Likewise, New York-based Flatiron Health Inc. is also working with INFORMED through a collaboration that started in 2016 and was renewed earlier this year for an additional two years. The project started with advanced non-small-cell lung cancer patients treated with immunotherapy. Data published in The Oncologist showed that patients in the real-world cohort had a shorter overall survival indexed to PD-1 inhibitor initiation than reported in clinical trials. The group also published a second paper in The Oncologist highlighting that real-world patients treated with PD-1 inhibitors tended to be older and more had smoking history relative to patients enrolled in the clinical trials.
Bringing the trial to the patient
Science 37 Inc. has taken a different approach to gathering RWE: It's helping drugmakers design and run clinical trials at virtual sites in patients' homes. By eliminating the traditional research center, the company has increased patient access to clinical trials, since they don't have to live near a clinical trial site, and has limited the burden on patients because they can interact with study investigators in their own home through telemedicine. Science 37 has also seen an increase in diversity of the socioeconomic status of patients participating in decentralized studies.
"The FDA is committed to supporting trials moving outside the boundaries of traditional clinical research at clinical research centers," Christopher Ceppi, chief product officer at Science 37, told BioWorld Insight.
But Science 37, of Los Angeles, has seen challenges getting some sponsors on board, especially when there might be a digital team at a company championing the idea, but the individual clinical team takes a not-in-my-study approach. "In cases where we've seen it work, we've seen alignments in the board level through executives through clinical operations and drug development," Ceppi said.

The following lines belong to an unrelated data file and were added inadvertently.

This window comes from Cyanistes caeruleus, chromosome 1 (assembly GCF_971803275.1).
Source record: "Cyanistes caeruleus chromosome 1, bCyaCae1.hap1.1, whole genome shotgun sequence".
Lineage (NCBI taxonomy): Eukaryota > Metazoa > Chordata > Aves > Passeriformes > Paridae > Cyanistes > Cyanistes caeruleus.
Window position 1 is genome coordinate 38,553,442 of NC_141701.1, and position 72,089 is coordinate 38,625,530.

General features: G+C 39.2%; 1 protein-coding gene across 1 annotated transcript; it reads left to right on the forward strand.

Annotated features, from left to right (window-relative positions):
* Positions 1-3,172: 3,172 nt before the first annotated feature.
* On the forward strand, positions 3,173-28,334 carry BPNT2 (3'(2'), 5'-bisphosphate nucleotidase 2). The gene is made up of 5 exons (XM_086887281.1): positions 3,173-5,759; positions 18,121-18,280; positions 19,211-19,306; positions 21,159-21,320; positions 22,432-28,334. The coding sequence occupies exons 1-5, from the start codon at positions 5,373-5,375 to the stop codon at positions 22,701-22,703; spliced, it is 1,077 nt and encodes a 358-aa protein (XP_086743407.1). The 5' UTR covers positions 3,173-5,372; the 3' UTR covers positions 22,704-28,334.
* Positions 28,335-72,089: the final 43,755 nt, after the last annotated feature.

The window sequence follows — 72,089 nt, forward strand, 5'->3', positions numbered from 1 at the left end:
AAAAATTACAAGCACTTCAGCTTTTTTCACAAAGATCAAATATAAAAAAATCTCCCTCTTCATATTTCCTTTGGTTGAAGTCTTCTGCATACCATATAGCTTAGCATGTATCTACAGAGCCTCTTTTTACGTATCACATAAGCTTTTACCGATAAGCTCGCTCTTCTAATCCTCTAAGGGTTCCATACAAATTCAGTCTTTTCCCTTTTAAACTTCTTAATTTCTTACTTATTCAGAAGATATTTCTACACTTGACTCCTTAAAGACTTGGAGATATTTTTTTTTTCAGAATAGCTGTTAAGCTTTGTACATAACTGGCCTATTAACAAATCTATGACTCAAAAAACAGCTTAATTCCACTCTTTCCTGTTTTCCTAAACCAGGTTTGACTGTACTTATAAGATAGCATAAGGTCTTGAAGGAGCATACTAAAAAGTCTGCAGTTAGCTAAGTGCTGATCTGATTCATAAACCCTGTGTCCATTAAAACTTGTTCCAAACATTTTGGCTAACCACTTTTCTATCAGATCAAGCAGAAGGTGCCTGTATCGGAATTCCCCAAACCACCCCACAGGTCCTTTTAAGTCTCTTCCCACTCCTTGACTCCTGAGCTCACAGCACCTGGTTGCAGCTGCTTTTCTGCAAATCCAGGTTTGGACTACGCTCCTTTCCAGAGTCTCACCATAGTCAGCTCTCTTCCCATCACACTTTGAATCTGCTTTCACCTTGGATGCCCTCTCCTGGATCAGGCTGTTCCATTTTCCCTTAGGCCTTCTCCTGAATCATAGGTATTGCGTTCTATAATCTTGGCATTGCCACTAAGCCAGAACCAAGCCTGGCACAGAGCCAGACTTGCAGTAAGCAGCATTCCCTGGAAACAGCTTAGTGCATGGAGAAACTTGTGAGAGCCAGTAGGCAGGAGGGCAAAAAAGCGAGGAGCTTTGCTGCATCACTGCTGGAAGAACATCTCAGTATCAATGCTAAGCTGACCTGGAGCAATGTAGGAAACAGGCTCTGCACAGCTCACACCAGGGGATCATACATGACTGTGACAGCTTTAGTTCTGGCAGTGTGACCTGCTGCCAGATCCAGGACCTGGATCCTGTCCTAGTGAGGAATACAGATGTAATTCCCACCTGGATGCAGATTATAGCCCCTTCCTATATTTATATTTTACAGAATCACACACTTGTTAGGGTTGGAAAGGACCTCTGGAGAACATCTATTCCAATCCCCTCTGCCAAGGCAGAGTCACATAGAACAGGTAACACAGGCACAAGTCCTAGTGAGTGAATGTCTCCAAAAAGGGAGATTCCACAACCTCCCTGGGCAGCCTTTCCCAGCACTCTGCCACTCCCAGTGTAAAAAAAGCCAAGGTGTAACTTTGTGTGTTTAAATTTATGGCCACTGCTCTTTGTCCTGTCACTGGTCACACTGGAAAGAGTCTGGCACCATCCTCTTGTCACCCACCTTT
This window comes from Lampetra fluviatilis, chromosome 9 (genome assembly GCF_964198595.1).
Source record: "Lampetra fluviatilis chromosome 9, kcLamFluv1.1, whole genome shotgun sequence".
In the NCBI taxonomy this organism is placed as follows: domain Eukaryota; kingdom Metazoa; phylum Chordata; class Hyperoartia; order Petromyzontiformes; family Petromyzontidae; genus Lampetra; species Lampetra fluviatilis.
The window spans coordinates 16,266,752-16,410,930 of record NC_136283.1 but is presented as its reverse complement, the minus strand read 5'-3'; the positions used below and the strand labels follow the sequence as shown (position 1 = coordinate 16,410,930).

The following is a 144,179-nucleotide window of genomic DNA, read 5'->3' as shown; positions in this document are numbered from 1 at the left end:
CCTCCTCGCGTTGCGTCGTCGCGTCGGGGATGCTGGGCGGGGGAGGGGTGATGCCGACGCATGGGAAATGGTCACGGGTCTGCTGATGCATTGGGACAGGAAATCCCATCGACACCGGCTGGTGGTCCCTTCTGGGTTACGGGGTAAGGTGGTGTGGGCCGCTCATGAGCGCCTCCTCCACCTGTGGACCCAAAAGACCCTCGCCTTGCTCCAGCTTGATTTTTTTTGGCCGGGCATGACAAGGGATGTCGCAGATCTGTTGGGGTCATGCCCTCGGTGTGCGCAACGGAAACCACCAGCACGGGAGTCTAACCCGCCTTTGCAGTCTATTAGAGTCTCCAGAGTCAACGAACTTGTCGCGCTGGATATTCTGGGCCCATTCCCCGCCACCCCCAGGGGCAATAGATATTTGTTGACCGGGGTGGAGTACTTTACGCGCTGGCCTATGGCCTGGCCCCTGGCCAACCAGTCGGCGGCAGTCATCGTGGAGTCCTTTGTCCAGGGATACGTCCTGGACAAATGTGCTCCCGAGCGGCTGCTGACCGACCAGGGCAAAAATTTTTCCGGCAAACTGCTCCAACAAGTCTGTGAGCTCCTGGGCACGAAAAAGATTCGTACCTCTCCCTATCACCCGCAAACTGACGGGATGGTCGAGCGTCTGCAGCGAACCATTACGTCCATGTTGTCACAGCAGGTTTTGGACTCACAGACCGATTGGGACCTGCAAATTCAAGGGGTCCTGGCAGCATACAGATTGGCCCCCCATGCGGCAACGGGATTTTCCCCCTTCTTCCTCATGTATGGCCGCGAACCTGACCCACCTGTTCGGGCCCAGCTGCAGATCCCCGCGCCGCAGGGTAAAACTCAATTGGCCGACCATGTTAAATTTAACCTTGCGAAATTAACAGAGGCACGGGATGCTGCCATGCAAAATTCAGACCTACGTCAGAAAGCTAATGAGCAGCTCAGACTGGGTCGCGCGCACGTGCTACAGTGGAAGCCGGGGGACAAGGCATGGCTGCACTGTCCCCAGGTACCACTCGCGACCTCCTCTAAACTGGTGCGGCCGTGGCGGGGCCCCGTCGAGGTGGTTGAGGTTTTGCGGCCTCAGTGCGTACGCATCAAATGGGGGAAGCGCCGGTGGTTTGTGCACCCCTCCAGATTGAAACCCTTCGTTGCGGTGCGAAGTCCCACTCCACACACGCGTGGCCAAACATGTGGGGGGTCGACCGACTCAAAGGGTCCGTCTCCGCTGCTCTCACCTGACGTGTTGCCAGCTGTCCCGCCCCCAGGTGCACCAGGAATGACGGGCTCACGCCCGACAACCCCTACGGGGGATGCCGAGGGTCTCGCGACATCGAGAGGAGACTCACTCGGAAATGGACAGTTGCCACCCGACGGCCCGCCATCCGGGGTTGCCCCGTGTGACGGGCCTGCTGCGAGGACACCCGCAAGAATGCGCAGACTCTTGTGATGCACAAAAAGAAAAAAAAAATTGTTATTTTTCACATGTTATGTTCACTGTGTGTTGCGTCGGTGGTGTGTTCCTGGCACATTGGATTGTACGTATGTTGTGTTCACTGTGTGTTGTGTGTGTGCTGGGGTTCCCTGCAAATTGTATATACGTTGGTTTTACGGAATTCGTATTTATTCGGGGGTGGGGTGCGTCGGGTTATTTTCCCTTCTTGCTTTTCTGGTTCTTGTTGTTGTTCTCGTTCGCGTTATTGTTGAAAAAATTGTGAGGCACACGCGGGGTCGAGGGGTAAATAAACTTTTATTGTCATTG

For larger studies, there can be a cost savings using decentralized studies, and for smaller studies, especially in rare populations, the advantage is primarily the ability to enroll enough patients. "Some studies can't be run under traditional trial design. Or the patient burden is going to be such that it's going to be excruciatingly hard to find patients," Ceppi said, pointing to studies where mobility is an issue for patients.
Moving the study from primarily collecting data at a research site to collecting it in the home increases the opportunity to gather more frequent data points, which can give better insight into the health status of the patient without a subjecting view. Ceppi called it the "holy grail" of trial design, although he noted that "we're not there yet."
Like health records, the use of technology to record data in real-world settings of clinical trials introduces new obstacles of interoperability between devices used in a study. Also not all technology, such as wearables, are designed under regulatory guidelines that would allow them to be used in clinical trials.
As the amount of data collected increases, there's also issues with scale and signal to noise. "One of our sponsors collected more data from one study than they had collected in the lifetime of their company," Ceppi recalled.